On April 24 [,2003], Mr. Hills nevertheless went to the Justice Department with Messrs. Olson and Urgenson and Ms. Harris to report the payments. Among those attending was Mr. Hills’ longtime acquaintance Michael Chertoff, then in charge of the Justice Department’s criminal division [DS: he was Assistant U.S. Attorney General] and now chief of the Homeland Security Department. Mr. Hills and Mr. Chertoff were colleagues at the law firm of Latham & Watkins LLP in the early 1980s, when Mr. Hills already had been a White House counsel and SEC chair and Mr. Chertoff was still a junior attorney. . . .
Mr. Hills and Mr. Olson left the meeting confident that Mr. Chertoff had deferred a decision about whether payments [DS: TO A TERRORIST GROUP!] could continue, according to lawyers familiar with the case. Ten additional payments were made between May and September totaling about $134,000, according to court filings. . . .
Mr. Taxay [a Justice Dept. attorney on the case] declined to comment, as did Mr. Chertoff through a spokesman. . . .
Chiquita made half a dozen more payments totaling more than $145,000 through February 2004, according to the criminal complaint. Mr. Howard, the former U.S. attorney whose office handled the case, says the continuation persuaded him that Chiquita “shouldn’t be treated any differently than 19-year-old drug dealers.” In December 2003, Mr. Taxay, the Justice Department lawyer, told an attorney representing a Chiquita employee that the company could face charges for the continued payments. . . .
Even as Chiquita began turning over documents relating to the payments to the Justice Department, it kept making payments. They stopped only after a new CEO, Fernando Aguirre, arrived and ordered them ended in January 2004.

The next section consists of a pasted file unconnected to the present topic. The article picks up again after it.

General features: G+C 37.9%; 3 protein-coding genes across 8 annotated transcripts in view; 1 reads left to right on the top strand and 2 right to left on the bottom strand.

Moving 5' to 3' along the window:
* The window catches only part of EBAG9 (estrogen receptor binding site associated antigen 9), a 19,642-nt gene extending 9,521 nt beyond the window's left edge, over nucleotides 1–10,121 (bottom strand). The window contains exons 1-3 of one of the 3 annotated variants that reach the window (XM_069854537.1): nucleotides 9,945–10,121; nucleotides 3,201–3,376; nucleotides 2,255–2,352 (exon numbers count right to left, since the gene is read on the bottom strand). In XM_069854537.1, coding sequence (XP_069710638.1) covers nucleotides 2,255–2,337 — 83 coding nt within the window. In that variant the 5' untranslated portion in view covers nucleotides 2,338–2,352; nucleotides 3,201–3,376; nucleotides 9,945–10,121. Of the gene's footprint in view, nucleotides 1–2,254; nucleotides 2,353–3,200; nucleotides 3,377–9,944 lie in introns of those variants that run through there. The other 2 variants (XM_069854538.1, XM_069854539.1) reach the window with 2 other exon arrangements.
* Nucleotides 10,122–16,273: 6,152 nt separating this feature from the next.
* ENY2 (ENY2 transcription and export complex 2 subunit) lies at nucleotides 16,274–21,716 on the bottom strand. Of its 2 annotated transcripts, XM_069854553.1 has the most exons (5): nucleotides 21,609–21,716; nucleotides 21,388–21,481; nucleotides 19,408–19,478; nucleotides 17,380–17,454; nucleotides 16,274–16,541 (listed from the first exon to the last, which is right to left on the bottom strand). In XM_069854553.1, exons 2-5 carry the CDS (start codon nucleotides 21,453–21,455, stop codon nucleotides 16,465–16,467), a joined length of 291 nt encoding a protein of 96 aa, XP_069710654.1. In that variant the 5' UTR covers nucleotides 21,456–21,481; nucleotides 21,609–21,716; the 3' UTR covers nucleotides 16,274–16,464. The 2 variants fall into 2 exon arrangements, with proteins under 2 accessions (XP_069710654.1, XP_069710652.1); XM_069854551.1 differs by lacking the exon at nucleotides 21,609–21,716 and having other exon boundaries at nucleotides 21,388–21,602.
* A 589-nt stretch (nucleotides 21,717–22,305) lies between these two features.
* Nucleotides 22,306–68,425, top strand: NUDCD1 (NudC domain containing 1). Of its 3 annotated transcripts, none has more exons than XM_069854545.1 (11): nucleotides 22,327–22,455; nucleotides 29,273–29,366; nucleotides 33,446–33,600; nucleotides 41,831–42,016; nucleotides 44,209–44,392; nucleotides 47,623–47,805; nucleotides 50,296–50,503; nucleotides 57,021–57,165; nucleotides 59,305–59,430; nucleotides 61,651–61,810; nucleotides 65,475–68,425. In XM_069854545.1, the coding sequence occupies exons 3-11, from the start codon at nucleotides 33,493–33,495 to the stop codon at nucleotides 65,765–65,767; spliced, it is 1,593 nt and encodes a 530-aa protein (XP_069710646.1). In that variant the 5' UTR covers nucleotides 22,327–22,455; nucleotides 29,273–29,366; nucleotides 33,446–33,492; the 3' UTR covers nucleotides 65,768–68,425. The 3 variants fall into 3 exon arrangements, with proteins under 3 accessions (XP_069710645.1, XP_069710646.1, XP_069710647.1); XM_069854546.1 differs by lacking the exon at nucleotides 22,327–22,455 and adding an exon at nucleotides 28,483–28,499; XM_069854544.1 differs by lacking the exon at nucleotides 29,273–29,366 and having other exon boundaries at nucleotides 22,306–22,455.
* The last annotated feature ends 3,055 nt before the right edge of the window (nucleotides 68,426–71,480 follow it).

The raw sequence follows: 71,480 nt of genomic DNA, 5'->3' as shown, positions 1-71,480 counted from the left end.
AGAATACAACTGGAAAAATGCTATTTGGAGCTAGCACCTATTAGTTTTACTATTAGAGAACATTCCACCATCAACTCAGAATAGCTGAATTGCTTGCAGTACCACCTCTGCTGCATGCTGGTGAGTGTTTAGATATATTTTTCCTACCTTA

Yes, these payments all continued because our HOMELAND SECURITY chief did nothing and stood by as a company–whose director was his law firm crony–financed terrorists’ murder of innocent civilians. He knew it was happening. He did nothing to stop it, and he even left the company’s lawyer with the impression that it was okay to continue. Michael Chertoff has the blood of innocent people on his hands. And how do we know this is the only set of payments to terrorists that he allowed to continue? What if a company paid off Hezbollah, HAMAS, or Al-Qaeda? Did he look the other way then, too?
So a federal grand jury is looking into this. Are they looking at Chertoff? Not likely. But they should. What he did was criminal. The AUC has murdered plenty of innocent Colombians. And he allowed the funding of that to continue.
Sorry, but America simply cannot allow a man who knowingly sat by as his friends paid off terrorists to remain as the head of Homeland Security, which is–HELLO . . .?!–supposed to protect us against them.
Isn’t this how they got Nixon? And that was a robbery that he didn’t know about until after the fact. These are payments to terrorist murderers that Chertoff allowed to continue without cease, terrorists who murdered innocent people. Well past time for Chertoff to go.
Glad to know that Julie Myers did such a good job “vetting” her past and future boss to head Homeland Security. Who else like this did she pick for Bush Administration jobs?
And a P.S.: One wonders if a story like this would have made it to the Journal’s front page under the new, incoming Murdoch administration. Highly doubtful.
This should be headline news across America.
**** UPDATE: The Washington Post is even tougher on Chertoff, which he merits:
On April 24, 2003, a board member of Chiquita International Brands disclosed to a top official at the Justice Department that the king of the banana trade was evidently breaking the nation’s anti-terrorism laws.
Roderick M. Hills, who had sought the meeting with former law firm colleague Michael Chertoff, explained that Chiquita was paying “protection money” to a Colombian paramilitary group on the U.S. government’s list of terrorist organizations. Hills said he knew that such payments were illegal, according to sources and court records, but said that he needed Chertoff’s advice.
Chiquita, Hills said, would have to pull out of the country if it could not continue to pay the violent right-wing group to secure its Colombian banana plantations. Chertoff, then assistant attorney general and now secretary of homeland security, affirmed that the payments were illegal but said to wait for more feedback, according to five sources familiar with the meeting.